This is a books board and those who can't dial it down enough to engage in civil discourse about BOOKS are welcome to go elsewhere.

Comments about nationality or ethnicity are not appropriate to a civil discussion.
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erika



Joined: 26 Mar 2007
Posts: 508

PostPosted: Mon Jul 16, 2012 11:44 pm    Post subject: Reply with quote

Linda in sw va wrote:
Eliza wrote:
In exploring 50 Shames, I ran across this older 50 Shades article with comments. Nice to know there are others with similar thoughts, not affected by the current big thing of the moment.

http://www.nytimes.com/2012/04/01/opinion/sunday/dowd-shes-fit-to-be-tied.html?pagewanted=all

-- Erica Jong CT
Maureen Dowd is right. The story of O did it better and with much more elan. (Now--let's not have a book about how much better the French are at literary porn. But they are. At least literary French women).
And how about the English? Fanny Hill or Memoirs of a Woman of Pleasure is a real turn-on....
And don't forget Hogarth's wonderful satires, the Harlot's Progress and the Rake's Progress. Sex was not invented recently. Nor S & M.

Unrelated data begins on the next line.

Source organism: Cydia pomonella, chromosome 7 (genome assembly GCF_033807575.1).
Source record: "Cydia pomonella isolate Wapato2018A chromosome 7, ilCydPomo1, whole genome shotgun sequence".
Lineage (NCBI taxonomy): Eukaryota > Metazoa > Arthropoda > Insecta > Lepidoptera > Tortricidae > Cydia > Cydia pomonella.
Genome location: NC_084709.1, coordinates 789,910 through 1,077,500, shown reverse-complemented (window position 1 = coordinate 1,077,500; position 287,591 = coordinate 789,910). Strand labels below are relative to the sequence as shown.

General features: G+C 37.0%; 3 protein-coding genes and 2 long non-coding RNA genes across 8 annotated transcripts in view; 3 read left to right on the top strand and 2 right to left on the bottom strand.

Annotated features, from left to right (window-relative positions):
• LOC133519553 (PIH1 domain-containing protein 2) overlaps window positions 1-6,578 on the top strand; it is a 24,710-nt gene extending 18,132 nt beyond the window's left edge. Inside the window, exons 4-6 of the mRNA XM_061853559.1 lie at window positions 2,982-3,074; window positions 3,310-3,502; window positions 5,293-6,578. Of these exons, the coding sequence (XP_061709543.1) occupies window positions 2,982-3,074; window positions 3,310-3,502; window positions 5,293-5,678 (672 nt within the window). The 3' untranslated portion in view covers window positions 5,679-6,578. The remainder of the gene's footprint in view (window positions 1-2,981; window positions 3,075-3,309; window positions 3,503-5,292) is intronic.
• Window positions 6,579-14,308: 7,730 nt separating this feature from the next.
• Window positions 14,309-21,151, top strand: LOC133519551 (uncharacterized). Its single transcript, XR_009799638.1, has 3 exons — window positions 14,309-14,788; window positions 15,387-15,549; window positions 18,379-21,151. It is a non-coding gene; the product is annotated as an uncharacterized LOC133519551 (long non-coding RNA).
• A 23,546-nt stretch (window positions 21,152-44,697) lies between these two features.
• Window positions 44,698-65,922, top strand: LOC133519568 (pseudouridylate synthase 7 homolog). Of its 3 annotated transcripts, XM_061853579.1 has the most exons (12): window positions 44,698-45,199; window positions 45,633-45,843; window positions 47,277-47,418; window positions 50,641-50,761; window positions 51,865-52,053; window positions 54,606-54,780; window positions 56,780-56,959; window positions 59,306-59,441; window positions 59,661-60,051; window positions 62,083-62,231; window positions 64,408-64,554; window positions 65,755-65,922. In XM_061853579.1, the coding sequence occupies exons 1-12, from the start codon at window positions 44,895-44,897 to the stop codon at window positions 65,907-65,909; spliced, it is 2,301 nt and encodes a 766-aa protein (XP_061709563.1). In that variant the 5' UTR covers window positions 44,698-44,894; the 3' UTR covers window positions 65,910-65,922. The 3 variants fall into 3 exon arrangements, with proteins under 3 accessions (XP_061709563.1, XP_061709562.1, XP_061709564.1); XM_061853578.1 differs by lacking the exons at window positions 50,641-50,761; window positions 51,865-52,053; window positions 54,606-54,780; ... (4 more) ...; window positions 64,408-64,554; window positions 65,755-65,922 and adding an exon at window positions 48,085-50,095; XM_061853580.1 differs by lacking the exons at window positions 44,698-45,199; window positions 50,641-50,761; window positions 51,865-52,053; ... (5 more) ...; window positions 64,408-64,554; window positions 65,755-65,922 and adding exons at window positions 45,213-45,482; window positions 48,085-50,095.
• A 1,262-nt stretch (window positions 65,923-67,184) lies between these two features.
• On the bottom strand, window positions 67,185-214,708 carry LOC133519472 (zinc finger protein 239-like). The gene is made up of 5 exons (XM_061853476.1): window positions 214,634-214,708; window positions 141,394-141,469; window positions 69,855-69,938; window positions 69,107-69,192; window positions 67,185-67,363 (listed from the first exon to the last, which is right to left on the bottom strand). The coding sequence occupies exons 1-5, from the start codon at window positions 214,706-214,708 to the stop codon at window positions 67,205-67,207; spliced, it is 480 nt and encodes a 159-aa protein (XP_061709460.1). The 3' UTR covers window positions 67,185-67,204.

Pamela is a perfect example of the 18th century's assault on what they called "VARTUE." And so is Clarissa, both by Samuel Richardson.
People who don't read are forever astounded by books. They're where most of the thrills are..."
(This comment got the most thumbs up.)

--IMHO here is an example of the worst manifestation of capitalism...profits somehow making it ok to advocate submission of women.
(This comment got the second most thumbs up.)

--I read this thinking (hoping) that some positive inference about our present-day lives would emerge. No. This book is just another example of how limited our capacity for productive thought has become.
(Third for most thumbs up.)


The sky is falling! So tragic women are enjoying this book where then were literary greats out there they should be enjoying instead. And what a shame Ana was so submissive, a set back to women everywhere. *shakes head in disappointment* Boy anyone that likes this book must be jumping on the hottest thing of the moment because there is no way they could have genuinely enjoyed it otherwise. I know they think they did but I know better, here's a list of books that really are good that they should read instead. Tsk tsk, what is this world coming to. Rolling Eyes

Laughing

Linda


I notice she doesn't mention a romance but mocks Harlequins. Too bad Dowd didn't interview the some of the editors/reviewers here and romance authors. She's clueless about this genre, Dowd is.